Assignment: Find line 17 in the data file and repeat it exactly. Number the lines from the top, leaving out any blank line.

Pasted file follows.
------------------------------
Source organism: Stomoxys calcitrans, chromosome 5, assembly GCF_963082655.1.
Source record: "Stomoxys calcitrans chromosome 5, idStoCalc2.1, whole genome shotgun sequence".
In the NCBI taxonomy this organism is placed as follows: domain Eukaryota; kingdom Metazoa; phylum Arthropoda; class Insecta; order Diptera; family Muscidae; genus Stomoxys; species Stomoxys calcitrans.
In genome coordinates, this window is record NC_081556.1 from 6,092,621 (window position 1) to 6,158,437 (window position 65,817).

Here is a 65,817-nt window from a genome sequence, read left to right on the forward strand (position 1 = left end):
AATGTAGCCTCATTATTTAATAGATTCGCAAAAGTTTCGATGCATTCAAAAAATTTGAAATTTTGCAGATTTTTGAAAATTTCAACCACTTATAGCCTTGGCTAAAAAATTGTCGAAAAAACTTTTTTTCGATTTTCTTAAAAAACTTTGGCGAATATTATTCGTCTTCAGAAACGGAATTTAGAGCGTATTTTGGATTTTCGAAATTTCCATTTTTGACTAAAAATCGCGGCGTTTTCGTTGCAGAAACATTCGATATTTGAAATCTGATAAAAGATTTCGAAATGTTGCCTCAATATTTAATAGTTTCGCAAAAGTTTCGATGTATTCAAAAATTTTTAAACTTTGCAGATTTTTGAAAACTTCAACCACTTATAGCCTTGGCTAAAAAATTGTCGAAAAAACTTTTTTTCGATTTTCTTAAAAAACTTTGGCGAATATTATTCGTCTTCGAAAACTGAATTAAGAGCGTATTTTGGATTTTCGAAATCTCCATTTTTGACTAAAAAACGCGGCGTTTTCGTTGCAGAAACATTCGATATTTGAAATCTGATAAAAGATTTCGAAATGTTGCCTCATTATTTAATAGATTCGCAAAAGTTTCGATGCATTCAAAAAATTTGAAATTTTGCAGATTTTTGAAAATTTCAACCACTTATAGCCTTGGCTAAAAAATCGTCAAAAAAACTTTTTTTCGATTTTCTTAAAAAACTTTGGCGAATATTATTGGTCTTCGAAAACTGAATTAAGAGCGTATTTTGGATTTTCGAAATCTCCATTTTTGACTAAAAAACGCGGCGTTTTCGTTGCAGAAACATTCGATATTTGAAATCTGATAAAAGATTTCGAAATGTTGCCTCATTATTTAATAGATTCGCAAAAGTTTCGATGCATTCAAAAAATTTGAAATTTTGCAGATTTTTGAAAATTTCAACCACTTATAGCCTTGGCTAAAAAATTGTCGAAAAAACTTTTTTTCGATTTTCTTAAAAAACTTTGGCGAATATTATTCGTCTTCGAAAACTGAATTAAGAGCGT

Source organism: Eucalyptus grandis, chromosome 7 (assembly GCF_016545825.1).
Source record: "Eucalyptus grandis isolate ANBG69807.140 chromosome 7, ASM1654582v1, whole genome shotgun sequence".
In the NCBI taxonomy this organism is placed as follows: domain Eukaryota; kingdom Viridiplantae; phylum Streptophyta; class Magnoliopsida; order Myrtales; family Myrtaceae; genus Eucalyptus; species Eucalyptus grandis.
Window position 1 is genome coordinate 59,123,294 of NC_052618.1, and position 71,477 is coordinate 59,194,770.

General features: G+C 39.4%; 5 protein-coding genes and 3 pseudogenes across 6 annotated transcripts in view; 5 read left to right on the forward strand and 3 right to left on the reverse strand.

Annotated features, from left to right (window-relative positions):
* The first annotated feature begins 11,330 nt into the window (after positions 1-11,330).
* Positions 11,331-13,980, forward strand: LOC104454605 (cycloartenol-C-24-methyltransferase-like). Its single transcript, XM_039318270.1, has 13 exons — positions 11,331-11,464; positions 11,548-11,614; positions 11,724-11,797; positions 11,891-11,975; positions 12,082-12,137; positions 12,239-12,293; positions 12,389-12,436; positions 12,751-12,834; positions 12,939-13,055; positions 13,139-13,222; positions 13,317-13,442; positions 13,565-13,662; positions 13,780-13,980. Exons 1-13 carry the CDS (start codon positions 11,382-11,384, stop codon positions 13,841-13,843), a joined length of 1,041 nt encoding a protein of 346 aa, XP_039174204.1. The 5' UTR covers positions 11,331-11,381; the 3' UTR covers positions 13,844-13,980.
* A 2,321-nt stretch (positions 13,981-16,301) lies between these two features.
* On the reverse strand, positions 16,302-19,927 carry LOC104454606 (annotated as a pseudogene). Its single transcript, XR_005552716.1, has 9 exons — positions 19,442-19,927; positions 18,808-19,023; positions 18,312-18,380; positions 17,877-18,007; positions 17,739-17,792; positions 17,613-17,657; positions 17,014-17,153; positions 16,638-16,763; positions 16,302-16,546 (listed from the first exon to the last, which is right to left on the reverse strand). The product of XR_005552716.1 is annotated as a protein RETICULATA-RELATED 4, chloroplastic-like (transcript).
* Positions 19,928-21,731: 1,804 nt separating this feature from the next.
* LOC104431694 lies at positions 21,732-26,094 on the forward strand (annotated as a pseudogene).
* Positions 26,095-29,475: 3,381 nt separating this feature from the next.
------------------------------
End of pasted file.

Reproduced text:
* Positions 19,928-21,731: 1,804 nt separating this feature from the next.